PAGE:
Why Ghana needs E-Pharmacy programme at this time

The Vice President, Dr Mahamudu Bawumia, has launched the policy and guidelines for the e-Pharmacy programme.

This forms as part of government’s ongoing efforts to improve access to and delivery of health care to Ghanaians.

When fully operational in 2022, the e-Pharmacy programme is expected to transform access to pharmaceutical care in the country.

It is expected also to make Ghana one of a handful of countries with a national scale e-pharmacy in the world.

Speaking in Accra on Wednesday, December 22, 2021 Vice President Bawumia recalled that a few years ago, he challenged Pharmacists to explore greater ways of infusing technology into their operations.

The challenge, he said, has since been taken up by the stakeholders, leading to the creation of the policy and guidelines for the national e-pharmacy.

“Today, we are here to launch a top-tier innovation that will transform access to pharmaceutical care in Ghana, complementing the government’s attempt to improve access to and delivery of health care to our more than 30 million population,” he stated.

It is disheartening to see people spend so much time moving from one pharmacy to the other in search of medication.

The innovation in improving pharmacy access to people through e-Pharmacy can be a game-changer in ensuring rational and responsible access to medicines on a scale that has not yet been able to achieve.

E-pharmacy programme will help to address concerns for the proliferation of fake drugs because there will be a link to the database of the Food and Drugs Authority to authenticate the approval or otherwise of the medicines.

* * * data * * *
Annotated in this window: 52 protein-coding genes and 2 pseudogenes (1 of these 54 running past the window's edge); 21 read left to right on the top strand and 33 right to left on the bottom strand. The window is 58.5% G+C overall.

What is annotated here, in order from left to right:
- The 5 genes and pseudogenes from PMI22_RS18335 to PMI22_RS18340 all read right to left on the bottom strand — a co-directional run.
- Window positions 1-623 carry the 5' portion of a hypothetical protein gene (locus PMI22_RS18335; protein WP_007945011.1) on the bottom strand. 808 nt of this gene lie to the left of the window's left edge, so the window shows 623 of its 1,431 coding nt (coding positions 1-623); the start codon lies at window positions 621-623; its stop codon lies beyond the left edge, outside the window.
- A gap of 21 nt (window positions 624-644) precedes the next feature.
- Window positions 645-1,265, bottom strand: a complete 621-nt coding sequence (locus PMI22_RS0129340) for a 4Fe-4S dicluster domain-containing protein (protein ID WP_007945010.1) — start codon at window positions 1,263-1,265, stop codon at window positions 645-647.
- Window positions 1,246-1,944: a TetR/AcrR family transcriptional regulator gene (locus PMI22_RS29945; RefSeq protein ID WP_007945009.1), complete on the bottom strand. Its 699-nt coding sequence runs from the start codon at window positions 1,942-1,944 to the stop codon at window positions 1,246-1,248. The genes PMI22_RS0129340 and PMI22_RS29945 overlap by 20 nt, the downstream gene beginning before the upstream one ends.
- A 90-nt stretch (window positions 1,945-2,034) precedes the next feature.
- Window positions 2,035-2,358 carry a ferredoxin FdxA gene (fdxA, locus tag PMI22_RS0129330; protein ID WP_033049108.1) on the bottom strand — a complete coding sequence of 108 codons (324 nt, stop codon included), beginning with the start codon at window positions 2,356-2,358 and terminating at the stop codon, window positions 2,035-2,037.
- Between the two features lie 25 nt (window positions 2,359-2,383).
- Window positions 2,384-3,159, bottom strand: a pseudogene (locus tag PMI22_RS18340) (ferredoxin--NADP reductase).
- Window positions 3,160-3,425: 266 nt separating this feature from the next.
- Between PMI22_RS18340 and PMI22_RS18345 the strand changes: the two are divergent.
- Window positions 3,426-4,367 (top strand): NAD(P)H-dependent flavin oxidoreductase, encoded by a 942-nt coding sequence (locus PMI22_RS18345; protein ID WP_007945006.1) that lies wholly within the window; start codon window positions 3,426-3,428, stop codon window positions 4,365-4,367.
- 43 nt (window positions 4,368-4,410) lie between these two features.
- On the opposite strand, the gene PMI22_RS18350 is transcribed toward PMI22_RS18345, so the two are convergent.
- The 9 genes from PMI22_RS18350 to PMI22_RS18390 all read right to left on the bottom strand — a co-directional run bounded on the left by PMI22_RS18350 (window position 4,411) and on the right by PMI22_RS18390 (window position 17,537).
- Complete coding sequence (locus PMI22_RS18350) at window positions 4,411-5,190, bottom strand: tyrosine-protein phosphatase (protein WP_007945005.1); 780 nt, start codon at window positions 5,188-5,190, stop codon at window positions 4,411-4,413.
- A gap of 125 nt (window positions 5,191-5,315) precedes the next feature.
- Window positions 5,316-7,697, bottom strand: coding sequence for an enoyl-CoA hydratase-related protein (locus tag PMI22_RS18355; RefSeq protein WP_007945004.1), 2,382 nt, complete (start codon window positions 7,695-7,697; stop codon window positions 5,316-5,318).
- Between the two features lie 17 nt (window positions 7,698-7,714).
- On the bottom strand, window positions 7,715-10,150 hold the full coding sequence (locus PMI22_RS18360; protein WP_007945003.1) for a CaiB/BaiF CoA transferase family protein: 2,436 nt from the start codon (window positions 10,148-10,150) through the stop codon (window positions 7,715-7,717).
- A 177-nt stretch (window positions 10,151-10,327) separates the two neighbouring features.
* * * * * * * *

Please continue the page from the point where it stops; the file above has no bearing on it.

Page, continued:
It will check unlicensed pharmacy operations and reduce disparities in the cost of medicines.

Dr Bawumia pledged the government recognizes the gaps in the health infrastructure and is committed to filling as many of the gaps as possible.

The introduction of this cutting-edge health technology, he emphasized, should help tackle at least 4 critical concerns in the healthcare system.

It should reduce the pharmacist to patient ratio, which is currently five times higher than the ratio recommended by the World Health Organization (WHO).

It should also improve confidentiality and privacy of patient medical records, minimize wrong self-diagnosis and self-medication and reduce counterfeit and substandard medication.

The global e-pharmacy market is worth about $81 billion today and it is expected to grow to $244 billion by 2027.

With the national E-Pharmacy platform, Ghana will be part of this new pharmaceutical digital economy.

The evidence from India also indicates that the national e-pharmacy is likely to boost pharmaceutical sales by between 100-200%.

It is therefore a win-win for all.


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